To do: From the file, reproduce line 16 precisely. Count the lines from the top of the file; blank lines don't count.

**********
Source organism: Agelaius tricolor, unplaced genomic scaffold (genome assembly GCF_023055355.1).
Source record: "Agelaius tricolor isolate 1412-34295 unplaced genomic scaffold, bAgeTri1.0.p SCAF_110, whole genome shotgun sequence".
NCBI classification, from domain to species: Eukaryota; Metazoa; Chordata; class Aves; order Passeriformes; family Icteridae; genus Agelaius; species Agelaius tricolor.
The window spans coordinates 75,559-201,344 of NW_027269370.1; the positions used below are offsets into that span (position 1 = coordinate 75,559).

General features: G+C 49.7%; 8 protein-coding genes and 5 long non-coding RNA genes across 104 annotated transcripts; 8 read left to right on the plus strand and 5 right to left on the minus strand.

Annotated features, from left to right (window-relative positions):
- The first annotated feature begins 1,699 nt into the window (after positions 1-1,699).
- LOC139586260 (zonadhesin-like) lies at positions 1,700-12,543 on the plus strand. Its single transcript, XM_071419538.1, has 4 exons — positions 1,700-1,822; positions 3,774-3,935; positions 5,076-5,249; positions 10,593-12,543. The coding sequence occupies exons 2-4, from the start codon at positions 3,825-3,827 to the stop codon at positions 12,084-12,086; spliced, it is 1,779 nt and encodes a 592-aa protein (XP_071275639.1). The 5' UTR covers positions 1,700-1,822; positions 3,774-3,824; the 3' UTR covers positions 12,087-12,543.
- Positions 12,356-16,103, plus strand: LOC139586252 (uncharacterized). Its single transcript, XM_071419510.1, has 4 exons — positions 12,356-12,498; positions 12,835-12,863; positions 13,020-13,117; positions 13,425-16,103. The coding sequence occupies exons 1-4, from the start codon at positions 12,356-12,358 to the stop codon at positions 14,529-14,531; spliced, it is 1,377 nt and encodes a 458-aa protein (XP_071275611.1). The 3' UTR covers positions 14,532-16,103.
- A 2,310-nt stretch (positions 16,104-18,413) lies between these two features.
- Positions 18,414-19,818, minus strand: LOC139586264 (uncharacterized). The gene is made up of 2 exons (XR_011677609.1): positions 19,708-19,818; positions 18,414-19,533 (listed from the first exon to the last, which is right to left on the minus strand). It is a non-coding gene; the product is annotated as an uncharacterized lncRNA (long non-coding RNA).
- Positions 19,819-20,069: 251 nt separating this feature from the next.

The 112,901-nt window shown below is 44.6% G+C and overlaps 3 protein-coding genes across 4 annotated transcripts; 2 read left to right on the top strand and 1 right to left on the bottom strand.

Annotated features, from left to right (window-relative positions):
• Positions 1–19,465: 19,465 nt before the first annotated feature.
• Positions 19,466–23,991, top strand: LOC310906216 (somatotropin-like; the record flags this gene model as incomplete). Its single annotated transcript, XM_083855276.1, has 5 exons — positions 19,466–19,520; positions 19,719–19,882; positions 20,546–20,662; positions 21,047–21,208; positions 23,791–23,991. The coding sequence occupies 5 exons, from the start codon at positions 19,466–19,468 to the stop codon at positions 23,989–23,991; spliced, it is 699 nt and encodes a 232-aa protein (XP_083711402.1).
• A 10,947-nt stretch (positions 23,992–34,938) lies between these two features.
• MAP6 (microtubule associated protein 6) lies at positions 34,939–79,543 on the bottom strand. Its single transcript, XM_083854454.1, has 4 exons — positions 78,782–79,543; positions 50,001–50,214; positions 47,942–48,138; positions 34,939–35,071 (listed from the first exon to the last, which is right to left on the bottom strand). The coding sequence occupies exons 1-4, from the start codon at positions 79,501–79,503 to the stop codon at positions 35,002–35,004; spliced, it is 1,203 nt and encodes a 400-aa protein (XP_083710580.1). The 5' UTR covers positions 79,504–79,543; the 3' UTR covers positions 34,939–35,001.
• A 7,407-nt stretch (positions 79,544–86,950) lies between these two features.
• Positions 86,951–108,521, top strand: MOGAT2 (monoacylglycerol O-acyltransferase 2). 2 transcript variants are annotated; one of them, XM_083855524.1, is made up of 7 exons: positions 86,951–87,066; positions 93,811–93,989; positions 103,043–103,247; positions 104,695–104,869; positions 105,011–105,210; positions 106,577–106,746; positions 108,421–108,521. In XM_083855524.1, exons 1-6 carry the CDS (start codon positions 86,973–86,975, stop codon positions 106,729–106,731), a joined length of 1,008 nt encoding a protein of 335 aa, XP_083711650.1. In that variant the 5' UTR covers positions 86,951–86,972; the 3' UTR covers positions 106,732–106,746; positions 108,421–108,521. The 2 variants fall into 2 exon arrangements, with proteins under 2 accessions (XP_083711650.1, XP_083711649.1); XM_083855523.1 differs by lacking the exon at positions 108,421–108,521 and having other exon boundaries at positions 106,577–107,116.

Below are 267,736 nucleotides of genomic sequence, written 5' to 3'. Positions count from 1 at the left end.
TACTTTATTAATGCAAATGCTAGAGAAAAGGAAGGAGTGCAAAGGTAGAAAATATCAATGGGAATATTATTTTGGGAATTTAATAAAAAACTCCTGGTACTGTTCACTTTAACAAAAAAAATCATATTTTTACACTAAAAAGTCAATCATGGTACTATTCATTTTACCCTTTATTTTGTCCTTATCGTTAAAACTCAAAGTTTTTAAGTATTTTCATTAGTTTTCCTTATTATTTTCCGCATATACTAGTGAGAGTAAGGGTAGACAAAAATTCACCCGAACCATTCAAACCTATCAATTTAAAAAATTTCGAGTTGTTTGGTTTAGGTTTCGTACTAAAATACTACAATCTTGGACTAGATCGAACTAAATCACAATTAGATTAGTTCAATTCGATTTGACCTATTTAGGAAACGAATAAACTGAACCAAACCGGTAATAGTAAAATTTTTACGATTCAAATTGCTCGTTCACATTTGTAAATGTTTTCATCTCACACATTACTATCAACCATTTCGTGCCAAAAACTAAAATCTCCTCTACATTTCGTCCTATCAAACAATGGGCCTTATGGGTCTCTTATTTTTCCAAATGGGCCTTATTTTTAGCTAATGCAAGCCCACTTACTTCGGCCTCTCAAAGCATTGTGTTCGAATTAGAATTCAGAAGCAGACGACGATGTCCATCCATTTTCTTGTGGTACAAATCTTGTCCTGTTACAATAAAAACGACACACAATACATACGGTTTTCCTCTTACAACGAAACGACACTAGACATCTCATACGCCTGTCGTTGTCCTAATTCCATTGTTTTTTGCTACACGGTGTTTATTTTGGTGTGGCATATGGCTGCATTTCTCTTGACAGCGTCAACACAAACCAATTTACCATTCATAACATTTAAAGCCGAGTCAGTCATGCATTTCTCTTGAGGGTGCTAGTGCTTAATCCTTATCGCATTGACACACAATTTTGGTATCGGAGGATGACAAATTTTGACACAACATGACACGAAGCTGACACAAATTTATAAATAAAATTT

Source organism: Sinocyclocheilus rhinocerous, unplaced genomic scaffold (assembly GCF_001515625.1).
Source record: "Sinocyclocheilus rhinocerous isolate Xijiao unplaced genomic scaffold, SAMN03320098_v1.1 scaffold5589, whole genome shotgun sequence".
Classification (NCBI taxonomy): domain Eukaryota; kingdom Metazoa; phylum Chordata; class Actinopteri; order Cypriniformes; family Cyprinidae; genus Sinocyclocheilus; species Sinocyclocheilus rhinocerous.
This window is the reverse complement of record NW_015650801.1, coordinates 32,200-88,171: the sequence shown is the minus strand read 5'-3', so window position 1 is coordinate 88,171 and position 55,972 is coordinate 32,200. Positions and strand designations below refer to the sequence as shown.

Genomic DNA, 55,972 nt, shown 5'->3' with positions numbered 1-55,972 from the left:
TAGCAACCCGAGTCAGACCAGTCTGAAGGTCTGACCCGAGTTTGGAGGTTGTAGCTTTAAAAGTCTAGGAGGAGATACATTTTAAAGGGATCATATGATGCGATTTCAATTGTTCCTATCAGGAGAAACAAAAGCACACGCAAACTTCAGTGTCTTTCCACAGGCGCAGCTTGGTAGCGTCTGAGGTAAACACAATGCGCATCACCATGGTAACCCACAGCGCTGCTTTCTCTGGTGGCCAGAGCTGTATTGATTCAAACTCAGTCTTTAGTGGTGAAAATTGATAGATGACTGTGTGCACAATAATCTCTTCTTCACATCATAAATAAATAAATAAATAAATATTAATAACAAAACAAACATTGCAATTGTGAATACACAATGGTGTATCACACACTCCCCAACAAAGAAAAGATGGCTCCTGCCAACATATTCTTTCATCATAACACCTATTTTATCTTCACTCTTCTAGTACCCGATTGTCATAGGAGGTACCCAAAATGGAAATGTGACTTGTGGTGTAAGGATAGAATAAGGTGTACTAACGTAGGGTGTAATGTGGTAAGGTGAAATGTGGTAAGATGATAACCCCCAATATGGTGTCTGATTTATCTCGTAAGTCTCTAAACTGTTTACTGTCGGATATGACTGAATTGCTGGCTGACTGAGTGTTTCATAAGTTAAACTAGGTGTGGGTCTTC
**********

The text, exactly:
• Positions 19,466–23,991, top strand: LOC310906216 (somatotropin-like; the record flags this gene model as incomplete). Its single annotated transcript, XM_083855276.1, has 5 exons — positions 19,466–19,520; positions 19,719–19,882; positions 20,546–20,662; positions 21,047–21,208; positions 23,791–23,991. The coding sequence occupies 5 exons, from the start codon at positions 19,466–19,468 to the stop codon at positions 23,989–23,991; spliced, it is 699 nt and encodes a 232-aa protein (XP_083711402.1).